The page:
We heard a great quote this week in the financial press: “If you trade on news headlines, you will end up delivering newspapers.” We could not put it better, especially this week as the financial world has been buzzing with news about tariffs, reprisals, the resignation of Gary Cohn and more. What we saw is that with each piece of news that broke, whipsaw reactions occurred in the markets.

After the announcement by President Trump last week of the intent to levy 25 percent tariffs on steel and 10 percent tariffs on aluminum, the market jolted a bit. But the point is that we need to dig deeper and get more details of how, where and to whom these tariffs will truly be applied and affected. This administration has been unconventional but when it comes to the topic of 'trade issues,' it is essential to dissect and understand the facts deeper, because it is such a complicated topic where the world is truly so intertwined today.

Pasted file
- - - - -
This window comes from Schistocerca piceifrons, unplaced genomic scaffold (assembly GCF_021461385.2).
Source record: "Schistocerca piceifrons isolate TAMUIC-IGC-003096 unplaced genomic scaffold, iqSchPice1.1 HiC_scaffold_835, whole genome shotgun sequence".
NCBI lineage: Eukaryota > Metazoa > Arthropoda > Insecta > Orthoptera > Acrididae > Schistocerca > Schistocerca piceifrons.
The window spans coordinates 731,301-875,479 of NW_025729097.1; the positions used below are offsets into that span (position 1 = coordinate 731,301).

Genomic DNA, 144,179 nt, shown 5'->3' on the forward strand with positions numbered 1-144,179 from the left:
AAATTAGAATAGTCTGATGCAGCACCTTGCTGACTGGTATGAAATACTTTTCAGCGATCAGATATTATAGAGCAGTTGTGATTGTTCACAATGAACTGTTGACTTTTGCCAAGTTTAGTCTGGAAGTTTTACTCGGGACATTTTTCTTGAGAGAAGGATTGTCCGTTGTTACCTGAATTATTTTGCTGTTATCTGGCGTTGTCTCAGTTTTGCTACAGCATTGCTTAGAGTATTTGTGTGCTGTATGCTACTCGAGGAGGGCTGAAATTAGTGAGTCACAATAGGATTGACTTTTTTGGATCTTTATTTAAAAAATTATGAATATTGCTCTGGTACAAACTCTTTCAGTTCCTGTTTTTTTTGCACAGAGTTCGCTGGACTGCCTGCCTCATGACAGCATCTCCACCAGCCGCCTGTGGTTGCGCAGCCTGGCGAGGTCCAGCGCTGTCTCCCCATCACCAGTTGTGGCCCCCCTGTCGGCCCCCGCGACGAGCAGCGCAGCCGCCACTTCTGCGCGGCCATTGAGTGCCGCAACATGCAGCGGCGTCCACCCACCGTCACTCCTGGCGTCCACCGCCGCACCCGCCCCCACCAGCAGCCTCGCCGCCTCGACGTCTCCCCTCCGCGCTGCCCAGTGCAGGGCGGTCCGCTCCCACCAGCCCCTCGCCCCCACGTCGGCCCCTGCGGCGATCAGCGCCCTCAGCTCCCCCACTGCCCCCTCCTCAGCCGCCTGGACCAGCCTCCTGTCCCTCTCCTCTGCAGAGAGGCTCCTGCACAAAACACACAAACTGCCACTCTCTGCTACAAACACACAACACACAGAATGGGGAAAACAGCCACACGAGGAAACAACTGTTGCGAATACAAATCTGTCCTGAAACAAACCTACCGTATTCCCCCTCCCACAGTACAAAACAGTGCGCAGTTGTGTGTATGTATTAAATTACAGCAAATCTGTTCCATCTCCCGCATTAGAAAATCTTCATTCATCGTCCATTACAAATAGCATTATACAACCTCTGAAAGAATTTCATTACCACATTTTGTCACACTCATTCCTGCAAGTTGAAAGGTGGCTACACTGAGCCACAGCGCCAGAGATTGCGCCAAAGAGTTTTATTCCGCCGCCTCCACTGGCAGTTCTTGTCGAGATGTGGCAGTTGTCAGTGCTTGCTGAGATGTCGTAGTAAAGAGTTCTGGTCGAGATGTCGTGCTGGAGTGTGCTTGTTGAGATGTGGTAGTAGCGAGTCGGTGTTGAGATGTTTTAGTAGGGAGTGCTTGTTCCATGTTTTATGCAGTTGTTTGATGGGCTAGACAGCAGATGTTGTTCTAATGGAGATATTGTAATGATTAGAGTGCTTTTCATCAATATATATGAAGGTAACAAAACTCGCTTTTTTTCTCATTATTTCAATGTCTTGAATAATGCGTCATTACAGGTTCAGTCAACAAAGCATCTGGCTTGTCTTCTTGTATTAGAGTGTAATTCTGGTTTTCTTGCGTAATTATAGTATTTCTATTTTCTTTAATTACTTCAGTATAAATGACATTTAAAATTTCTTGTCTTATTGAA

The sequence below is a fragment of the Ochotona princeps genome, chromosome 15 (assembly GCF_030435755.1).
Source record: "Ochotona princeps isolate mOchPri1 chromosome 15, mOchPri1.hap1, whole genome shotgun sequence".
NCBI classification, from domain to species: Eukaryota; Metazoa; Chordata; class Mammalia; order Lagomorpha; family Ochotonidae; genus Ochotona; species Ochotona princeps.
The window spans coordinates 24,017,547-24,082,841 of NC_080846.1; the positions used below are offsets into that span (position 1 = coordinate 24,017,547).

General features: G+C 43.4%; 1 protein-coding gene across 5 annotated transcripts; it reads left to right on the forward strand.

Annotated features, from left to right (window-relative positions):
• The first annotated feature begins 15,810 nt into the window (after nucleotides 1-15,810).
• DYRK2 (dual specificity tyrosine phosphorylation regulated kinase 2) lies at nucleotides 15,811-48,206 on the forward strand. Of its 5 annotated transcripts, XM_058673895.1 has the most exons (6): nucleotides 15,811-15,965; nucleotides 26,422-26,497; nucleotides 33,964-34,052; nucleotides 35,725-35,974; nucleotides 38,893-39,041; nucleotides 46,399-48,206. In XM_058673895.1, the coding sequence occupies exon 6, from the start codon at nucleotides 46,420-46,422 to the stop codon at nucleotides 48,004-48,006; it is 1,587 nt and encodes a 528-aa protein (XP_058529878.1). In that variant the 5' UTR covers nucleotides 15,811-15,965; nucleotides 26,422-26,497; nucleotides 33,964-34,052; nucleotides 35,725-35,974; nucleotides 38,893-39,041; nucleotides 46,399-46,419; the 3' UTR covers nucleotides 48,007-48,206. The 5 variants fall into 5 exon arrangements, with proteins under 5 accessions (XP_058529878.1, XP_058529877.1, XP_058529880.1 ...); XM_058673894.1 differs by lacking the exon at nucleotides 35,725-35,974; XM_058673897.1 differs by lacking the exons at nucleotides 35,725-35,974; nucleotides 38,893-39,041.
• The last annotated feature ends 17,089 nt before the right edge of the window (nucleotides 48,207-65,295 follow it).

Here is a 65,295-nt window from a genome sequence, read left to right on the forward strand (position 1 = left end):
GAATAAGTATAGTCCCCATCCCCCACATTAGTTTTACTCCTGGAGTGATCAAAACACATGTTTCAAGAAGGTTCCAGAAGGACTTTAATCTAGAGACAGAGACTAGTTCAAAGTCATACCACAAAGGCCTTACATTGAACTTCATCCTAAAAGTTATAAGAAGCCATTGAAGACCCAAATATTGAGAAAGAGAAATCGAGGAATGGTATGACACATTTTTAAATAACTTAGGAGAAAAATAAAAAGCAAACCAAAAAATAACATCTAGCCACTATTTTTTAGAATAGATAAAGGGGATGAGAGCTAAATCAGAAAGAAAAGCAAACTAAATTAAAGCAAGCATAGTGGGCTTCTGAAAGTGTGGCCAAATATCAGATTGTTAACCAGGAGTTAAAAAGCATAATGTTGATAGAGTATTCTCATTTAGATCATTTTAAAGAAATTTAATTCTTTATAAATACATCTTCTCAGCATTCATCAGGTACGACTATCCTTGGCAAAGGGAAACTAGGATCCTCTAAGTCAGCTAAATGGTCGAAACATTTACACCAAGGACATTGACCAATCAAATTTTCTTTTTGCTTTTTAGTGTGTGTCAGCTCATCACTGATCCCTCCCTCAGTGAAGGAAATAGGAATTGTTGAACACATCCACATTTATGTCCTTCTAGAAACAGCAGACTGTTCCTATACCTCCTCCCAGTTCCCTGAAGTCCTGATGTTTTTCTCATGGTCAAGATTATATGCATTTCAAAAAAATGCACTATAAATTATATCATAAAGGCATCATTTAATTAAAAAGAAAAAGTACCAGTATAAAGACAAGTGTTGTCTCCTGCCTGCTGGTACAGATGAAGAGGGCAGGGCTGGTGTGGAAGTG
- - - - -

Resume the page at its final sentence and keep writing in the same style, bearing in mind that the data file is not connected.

The steel and aluminum tariffs are just a warm up, by the way, for what might be an even bigger fight. In August of last year, the administration directed U.S. Trade Representative Robert Lighthizer to open a formal investigation into China's trade practices. The background to this is that businesses complain that China's approach to intellectual property rights are tantamount to IP theft.Some estimates claim that the U.S. loses $600 billion annually to IP theft – a claim that would represent the largest transfer of wealth in history if it is accurate

Although this investigation is scheduled to finish by this August, reports are circulating that most of the analysis is done and the results could be released sooner. The implications of this report, depending on what it uncovers, could make the effect of the steel and aluminum tariffs look small in comparison.

Our View: No one should be surprised that Donald Trump is talking tough on trade: It was a key tenet of his campaign. Markets up until this time have been wondering if “Protectionist Trump” was indeed real. That question has been answered as it looks like this administration is committed to a protectionist stance. The key focus from here however, is whether the U.S. is truly becoming 'protectionist' just to save jobs, or whether we are going back to 'fair trade,' and that is what we would like to find out going ahead.

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